Last month, I had the opportunity to visit with Ted Judy at his fishroom near Madison, WI. Ted is an expert in West African cichlids and he has visited Africa to collect these interesting fish twice. Need I mention that he is a frequent speaker to aquarium clubs and a very knowledgeable hobbyist, too?
I met Ted at his beautiful home and got to see his amazing and spotless aquariums. Ted had an awesome planted tank in his living room. These always impress me as I'm pretty awful keeping plants alive. This tank was a carpet of green! Almost all of his aquariums have plants in them.
Ted is active in aquarium clubs in Milwaukee and he started one in Madison which is doing great. We got to chat about running clubs and he is very knowledgeable.
Ted keeps a variety of fish including, of course, lots of West African cichlids, but he also had a very nice selection of livebearers, too. It is always great to visit someone's fishroom because I always learn something new! For example, I found out that water hardness affects the sex ratio of some livebearers. Interesting!
Ted sells fish at very reasonable prices. I came home with Chromidotilapia kingsleyae, Pelvicachomis taeniatus "moliwe", and Limia sp. "Tiger".
Ted recently has begun selling Repashy gel foods. I've tried a couple of them and they are terrific. Even my large, predatory cichlids will eat the veggie food. I've also tried the Community Gel and my fish love it.
Ted was nice enough to donate enough samples for everyone at the last GCCA Meeting to try the food.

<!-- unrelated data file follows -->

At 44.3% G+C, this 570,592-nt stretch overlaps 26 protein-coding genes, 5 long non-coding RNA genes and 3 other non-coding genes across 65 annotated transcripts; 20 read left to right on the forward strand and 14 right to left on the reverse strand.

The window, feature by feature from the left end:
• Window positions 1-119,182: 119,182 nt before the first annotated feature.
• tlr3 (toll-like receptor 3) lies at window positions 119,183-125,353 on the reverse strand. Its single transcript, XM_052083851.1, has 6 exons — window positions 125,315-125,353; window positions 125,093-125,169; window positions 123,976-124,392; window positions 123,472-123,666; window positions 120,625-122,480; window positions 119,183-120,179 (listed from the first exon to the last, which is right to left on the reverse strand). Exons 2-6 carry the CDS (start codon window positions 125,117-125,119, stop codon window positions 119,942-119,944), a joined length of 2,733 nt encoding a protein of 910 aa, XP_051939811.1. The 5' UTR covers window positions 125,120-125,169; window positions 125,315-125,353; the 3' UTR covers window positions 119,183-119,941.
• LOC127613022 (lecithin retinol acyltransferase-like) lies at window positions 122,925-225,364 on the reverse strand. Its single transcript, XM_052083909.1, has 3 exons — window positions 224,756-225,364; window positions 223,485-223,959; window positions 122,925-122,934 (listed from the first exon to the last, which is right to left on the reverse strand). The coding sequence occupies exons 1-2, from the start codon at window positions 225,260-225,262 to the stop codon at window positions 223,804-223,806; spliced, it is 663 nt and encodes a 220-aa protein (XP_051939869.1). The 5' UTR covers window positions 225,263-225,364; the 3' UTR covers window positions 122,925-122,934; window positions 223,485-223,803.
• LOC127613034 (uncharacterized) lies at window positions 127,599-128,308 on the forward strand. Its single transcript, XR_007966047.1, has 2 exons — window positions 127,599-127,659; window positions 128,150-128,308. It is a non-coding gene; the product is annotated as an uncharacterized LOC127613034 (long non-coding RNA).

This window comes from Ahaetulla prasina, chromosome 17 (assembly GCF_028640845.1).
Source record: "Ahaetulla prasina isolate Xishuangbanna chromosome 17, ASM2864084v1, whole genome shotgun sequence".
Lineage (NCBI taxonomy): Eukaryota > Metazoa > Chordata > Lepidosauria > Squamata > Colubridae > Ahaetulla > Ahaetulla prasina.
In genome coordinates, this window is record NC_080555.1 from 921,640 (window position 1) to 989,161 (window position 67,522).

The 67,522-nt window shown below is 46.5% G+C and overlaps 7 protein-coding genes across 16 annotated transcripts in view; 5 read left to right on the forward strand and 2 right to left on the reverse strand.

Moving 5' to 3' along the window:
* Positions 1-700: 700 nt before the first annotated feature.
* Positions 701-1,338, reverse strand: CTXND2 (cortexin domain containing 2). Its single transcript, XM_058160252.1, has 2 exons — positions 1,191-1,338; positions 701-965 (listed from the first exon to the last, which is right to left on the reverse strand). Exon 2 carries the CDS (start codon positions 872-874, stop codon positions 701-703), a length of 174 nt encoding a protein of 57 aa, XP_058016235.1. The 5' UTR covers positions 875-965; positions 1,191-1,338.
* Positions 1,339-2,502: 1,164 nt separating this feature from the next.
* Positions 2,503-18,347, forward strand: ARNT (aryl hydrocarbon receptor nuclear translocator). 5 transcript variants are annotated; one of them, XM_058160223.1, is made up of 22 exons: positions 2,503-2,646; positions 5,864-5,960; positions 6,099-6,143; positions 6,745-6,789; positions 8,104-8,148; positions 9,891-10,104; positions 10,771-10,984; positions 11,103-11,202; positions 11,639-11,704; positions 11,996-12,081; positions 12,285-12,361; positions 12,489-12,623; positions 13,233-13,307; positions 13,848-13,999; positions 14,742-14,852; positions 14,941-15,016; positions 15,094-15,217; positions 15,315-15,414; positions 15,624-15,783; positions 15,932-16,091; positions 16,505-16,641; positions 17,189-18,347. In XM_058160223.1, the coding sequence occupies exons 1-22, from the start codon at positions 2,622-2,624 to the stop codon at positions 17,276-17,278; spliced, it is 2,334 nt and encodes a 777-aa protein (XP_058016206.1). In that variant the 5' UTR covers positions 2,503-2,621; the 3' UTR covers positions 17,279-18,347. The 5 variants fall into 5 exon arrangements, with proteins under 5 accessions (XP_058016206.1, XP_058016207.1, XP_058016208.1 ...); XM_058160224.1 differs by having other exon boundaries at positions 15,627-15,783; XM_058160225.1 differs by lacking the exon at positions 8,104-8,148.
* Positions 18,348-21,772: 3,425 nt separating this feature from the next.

You can see what Ted has for sale at www.tedsfishroom.com. You'll find a lot of other great information there, too, so it's worth the click!
I've included a few pics below.
Most Ted's tanks have very nice plants like these two above.
Ted netting out some Limia sp. "Tiger" for me.
GCCA Members holding up samples of Repashy gel food donated by Ted Judy.
All we recently upgraded our classifieds to provide some really nice features
In my article, A Visit to Tank and his Amazing Fish Bins, I talked about a great deal I got on a large, 55-gallon plastic bins for growing out fish.
Here, I'll discuss how to double-plumb one of these bins to make water changes easy and to prevent accidental overfills. You can use this technique with just about any large container.
Here's what you'll need:
- Two one-inch bulkhead fittings
- One-inch PVC ball valve
- PVC Elbows
- Two PVC Barbed Connectors (for hose)
- One PVC barbed T Connector
- One inch ID flexible thin wall clear tubing
The actual parts you use may vary, but the basic principle is to drill two holes in the bin. One hole is the drain and other is the high-water level overflow. The high-water overflow bypasses the drain valve.
To drain the bin, you turn the valve at the bottom. To refill, turn the valve to off. The high-water level drain prevents flooding or may be used in a trickle system. The drain line runs to floor drain or sump pit for your home.
The latest list of GCCA Meetings, Swaps, Picnics, Auctions and Classic.
The Greater Chicago Cichlid Association — GCCA — is a not-for-profit, educational organization, chartered in the state of Illinois, dedicated to the advancement and dissemination of information relating to the biology of the fishes in the family Cichlidae, with particular emphasis on maintenance and breeding in captivity. We are simply cichlid hobbyists who love cichlids.